Recently we have been learning about mushrooms and have gone on a couple of walks to find some.
Did you know that mushrooms don’t have seeds? They drop spores so we picked a few and made spore prints with them by putting the mushrooms on white paper. Some mushrooms drop brown ones, some drop white ones and some drop cream ones. It was quite an interesting experiment.
We learnt about the parts of a mushroom, the life cycle of mushrooms and where they grow (mushrooms grow in shaded damp areas, some grow in mossy areas, some grow on dead trees branches and some grown up live tree trunks).
On one of the walks we saw lots of different edible mushrooms from blewits, which are pretty as they are purple/pink underneath, jelly ears, which are very weird as they look like ears stuck to branches and some type of bracket mushroom which grow off the side of dead or living tree trunks.
On another of our walks we saw red mushrooms (Fly Agaric), which was the first time we’d ever seen them and it was very cool. We didn’t pick them though as they are known to be poisonous.
We are not brave enough to eat any though as you have to be 100% sure if they are edible or not. We will keep looking and learning and maybe one day we’ll be able to eat what we find.
We are always thinking how we can do science at home and one day Elsa asked if we could make crystals. So…. we popped to our local library and found a at home science book which had it in.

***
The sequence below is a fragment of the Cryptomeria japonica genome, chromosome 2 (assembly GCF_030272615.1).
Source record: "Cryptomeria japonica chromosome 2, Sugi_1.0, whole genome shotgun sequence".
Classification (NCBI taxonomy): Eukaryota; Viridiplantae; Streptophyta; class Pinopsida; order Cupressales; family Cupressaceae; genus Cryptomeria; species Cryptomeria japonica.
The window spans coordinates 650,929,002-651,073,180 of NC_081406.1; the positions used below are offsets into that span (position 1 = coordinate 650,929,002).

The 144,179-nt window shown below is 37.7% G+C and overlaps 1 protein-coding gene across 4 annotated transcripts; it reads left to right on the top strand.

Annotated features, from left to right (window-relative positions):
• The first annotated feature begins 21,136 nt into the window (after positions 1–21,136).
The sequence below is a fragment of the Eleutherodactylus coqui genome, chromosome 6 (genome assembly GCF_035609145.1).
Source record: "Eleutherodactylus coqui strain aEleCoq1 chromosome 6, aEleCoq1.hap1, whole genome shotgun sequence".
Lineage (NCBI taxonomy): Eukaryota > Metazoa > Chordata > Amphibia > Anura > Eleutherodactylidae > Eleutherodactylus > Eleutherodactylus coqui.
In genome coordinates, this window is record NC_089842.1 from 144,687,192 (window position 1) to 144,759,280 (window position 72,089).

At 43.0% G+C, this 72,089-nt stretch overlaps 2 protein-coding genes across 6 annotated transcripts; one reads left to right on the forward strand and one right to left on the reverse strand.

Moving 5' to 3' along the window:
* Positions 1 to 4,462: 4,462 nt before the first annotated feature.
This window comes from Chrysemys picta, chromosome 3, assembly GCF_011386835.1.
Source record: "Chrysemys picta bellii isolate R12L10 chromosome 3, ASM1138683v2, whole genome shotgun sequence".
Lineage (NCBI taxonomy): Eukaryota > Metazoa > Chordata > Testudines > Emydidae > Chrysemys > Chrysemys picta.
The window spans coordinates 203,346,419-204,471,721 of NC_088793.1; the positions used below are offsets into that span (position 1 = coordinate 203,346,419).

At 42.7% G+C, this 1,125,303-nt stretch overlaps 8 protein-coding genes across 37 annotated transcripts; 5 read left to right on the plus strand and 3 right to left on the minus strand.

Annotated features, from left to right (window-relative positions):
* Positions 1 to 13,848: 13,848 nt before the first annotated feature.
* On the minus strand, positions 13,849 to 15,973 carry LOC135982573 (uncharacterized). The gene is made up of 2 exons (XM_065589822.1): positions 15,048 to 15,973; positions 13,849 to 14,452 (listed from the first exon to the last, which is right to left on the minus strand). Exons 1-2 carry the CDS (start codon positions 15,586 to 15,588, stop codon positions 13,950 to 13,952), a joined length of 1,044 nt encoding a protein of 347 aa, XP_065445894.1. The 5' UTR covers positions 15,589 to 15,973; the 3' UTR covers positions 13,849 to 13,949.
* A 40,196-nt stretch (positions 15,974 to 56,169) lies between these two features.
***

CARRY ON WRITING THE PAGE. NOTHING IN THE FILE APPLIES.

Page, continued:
It looked too easy to be true as you only needed 5 things (eggs, water, alum powder, pva glue and food colouring). First of all we emptied the egg shell of the eggs (we made cupcakes), then washed them and left them to dry.
Then we painted a little PVA glue to the inside of the shell and sprinkled it with alum powder, then again we had to wait for them to dry.
We mixed up 2 parts warm water to 1 part alum powder and then added different food colouring. We stirred it for what seemed forever until it had all disolved.
We put the eggshells into the different mixtures overnight. The next day we removed them and placed them on paper towels to dry out.
As part of our Italy topic the girls found out that Michelangelo was an Italian artist. They researched a bit about him and found out that he painted the ceiling of the Sistine Chapel which took 4 years to complete.
I thought it would be a challenge for them to try to paint how he would have had to paint this ceiling. They would also see why it took so long to do.
They soon realised that painting lying on your back is very difficult and they did say their arms hurt a bit after a short while, but they both managed to produce a painting. 😀
If I were at school, I’d be in Year 8 (high school) and as such we wanted to start making sure I’d be ready for GCSE’s should I want to take them in the future. We found an online college, which I’ve blogged about previously, which do all sorts of subject but I chose Maths to start with as it’s my favourite one.
We weren’t sure which year to start at at so they sent me a test to see which year I should begin. AND I got 18 out of 22 which meant I would be able to start the Year 8 course. Therefore, I am doing the same work as I would be doing at school.
I have almost finished my second module after passing the first one at 94%.
I am so happy I am doing the work I am meant to be doing for my age.